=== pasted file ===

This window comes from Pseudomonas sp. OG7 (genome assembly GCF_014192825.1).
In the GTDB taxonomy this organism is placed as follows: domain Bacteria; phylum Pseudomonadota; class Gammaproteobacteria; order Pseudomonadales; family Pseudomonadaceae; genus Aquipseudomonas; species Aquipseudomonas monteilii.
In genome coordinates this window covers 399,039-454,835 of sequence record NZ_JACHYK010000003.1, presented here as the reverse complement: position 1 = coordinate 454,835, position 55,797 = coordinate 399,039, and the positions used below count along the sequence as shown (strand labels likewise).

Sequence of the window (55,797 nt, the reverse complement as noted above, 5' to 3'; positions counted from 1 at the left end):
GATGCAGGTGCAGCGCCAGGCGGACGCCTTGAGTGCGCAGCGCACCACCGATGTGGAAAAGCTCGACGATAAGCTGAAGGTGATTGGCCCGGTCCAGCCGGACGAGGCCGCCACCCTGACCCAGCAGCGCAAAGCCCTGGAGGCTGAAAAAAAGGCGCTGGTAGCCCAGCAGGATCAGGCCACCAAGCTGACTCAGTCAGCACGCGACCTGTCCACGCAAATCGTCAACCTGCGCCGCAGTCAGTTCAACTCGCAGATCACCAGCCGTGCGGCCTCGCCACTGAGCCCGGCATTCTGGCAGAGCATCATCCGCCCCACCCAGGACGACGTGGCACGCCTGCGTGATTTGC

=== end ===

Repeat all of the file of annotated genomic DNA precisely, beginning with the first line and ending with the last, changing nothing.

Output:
This window comes from Pseudomonas sp. OG7 (genome assembly GCF_014192825.1).
In the GTDB taxonomy this organism is placed as follows: domain Bacteria; phylum Pseudomonadota; class Gammaproteobacteria; order Pseudomonadales; family Pseudomonadaceae; genus Aquipseudomonas; species Aquipseudomonas monteilii.
In genome coordinates this window covers 399,039-454,835 of sequence record NZ_JACHYK010000003.1, presented here as the reverse complement: position 1 = coordinate 454,835, position 55,797 = coordinate 399,039, and the positions used below count along the sequence as shown (strand labels likewise).

Sequence of the window (55,797 nt, the reverse complement as noted above, 5' to 3'; positions counted from 1 at the left end):
GATGCAGGTGCAGCGCCAGGCGGACGCCTTGAGTGCGCAGCGCACCACCGATGTGGAAAAGCTCGACGATAAGCTGAAGGTGATTGGCCCGGTCCAGCCGGACGAGGCCGCCACCCTGACCCAGCAGCGCAAAGCCCTGGAGGCTGAAAAAAAGGCGCTGGTAGCCCAGCAGGATCAGGCCACCAAGCTGACTCAGTCAGCACGCGACCTGTCCACGCAAATCGTCAACCTGCGCCGCAGTCAGTTCAACTCGCAGATCACCAGCCGTGCGGCCTCGCCACTGAGCCCGGCATTCTGGCAGAGCATCATCCGCCCCACCCAGGACGACGTGGCACGCCTGCGTGATTTGC